You’re communicating with recruiters or hiring managers about a promising new job, and they suddenly stop returning your messages. You’ve been ghosted. Q: What if a potential employer stops responding to me? A: It’s happened to all of us: You’re communicating with recruiters or hiring managers about a promising new job, and they suddenly stop returning your messages. You follow up after a first, second, maybe even a third interview, and never hear back. You wonder what you could have done differently and if there’s any hope of reviving their interest. You’ve been ghosted. In case you’re not familiar with this term, which has recently joined the vernacular, ghosting has its origins in the social arena: Someone you’re dating suddenly stops texting. A friend stops returning your calls. As a career coach, I see workplace ghosting happening more and more. As if the burden of doing a job search were not enormous enough, add this new insult to an already fragile ego. But you’re not alone. Why You’ve Been Ghosted First, the why. The short answer is, it probably has nothing to do with you. • The bar for candidate selection is higher than ever. There are many more qualified candidates for far fewer positions. On top of that, people are working harder and may not have the bandwidth to respond in a meaningful way, no matter how qualified you are. Along with this comes the fact, I believe, that social media and online dating apps have made such behavior a more acceptable norm; we’ve been socialized to tolerate this disappearing act. • There’s an imbalance of power. Companies have something of value that you and many others want. They don’t need to worry about fallout to their company’s reputation. I wonder if it’s perhaps the opposite—the higher-ups believe that being able to ignore candidates gives them more cachet. • There was never a job available to begin with. Sometimes companies will post a position simply to comply with fair-hiring practices. • There is a slim, though unlikely, possibility that your correspondence never made it through firewalls and is now circulating somewhere in cyberspace. I see workplace ghosting happening more and more. … Add this new insult to an already fragile ego. But you’re not alone. So What Can You Do About It? • I’m a believer that applying a bit of old-school guilt sometimes goes a long way toward nudging a wayward contact. I might send a brief email, then follow up with an almost-verbatim voicemail message: “You may recall I was referred by our mutual friend, Kate Smith. Just wanted to check in. Sent two emails over the past two weeks and didn’t hear back. Wanted to make sure everything is OK.” • Decide how many times to follow up, and stick to it. Typically, this number should be based on insights gleaned by consulting with your LinkedIn contacts who work for the company or know someone who does. However, prepare yourself for people who, when you finally reach them, criticize you. Be apologetic: “I know I’ve called a number of times and apologize for appearing to be a pest. I’m just excited by the work you’re doing and figured you’re busy.” • Find a new and better point person. Sometimes people don’t respond because they aren’t the right contacts. Or maybe the person you’ve been speaking with had to depart the company suddenly. • Generate activity—then make sure the company knows about it. Busy people are more interesting to companies. You might write an email that says: “I’m moving forward with interviews at two competing firms. I would hate to be faced with a decision without having the opportunity to talk to you.” • Invest the time in making sure that you present yourself as someone worth getting to know. Write a great email, and make sure to proof it carefully. Prepare your voicemail message in advance. • Give up … but don’t forget. Focus on other options. But be ready when, almost out of the blue, you receive a response. It may even be an apology. Above all else: never personalize the process. You’ve been ignored, not necessarily rejected. I, too, have been a frequent victim of career-related ghosting. But the reason I get ghosted often is that I make myself get out there. Remember, you’ve only been ghosted because you put yourself out there. And that’s a good thing!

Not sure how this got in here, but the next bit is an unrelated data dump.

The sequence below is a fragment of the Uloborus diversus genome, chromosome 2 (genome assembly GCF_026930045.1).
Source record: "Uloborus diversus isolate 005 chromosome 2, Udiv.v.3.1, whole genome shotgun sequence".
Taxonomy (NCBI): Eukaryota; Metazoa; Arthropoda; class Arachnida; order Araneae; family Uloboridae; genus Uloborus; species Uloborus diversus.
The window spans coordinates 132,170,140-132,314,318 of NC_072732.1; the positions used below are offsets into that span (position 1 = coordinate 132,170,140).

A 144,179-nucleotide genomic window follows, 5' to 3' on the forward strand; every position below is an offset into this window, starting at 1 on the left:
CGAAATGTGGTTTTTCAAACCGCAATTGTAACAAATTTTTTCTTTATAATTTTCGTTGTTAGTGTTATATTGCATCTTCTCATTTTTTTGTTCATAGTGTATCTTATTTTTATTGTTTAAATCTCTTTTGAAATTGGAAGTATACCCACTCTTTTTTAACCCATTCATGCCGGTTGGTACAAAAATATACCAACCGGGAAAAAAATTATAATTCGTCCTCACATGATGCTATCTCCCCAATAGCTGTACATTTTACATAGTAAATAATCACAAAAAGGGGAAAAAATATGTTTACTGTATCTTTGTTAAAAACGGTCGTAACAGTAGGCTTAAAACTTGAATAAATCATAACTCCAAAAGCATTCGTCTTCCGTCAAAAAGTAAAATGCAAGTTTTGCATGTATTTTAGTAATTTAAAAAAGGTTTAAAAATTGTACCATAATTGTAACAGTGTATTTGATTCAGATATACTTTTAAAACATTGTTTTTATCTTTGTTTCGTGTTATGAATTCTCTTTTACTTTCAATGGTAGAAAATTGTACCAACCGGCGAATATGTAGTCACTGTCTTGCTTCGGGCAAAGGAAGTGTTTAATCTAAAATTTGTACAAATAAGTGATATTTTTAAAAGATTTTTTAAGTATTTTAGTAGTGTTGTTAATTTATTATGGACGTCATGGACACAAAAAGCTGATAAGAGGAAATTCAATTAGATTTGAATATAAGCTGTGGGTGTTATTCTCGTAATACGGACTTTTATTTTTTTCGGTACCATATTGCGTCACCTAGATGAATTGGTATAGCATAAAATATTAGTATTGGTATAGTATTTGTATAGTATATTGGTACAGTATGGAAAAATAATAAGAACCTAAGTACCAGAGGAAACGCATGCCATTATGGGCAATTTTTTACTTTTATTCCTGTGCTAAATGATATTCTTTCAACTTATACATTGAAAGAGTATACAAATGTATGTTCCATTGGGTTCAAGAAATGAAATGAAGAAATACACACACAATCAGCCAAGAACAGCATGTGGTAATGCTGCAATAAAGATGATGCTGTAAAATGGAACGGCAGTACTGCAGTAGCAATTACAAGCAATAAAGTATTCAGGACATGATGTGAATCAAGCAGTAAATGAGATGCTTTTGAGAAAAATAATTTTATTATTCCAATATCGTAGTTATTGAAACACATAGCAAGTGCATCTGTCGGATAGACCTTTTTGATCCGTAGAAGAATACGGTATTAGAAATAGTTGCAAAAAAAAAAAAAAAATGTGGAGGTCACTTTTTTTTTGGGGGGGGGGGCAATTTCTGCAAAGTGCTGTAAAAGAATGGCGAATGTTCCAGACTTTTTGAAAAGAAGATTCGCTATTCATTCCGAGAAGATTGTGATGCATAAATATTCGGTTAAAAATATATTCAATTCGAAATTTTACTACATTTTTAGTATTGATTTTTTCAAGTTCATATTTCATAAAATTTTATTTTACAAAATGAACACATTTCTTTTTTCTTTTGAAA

This is a switch-Employers are getting "ghosted" and it is on the rise!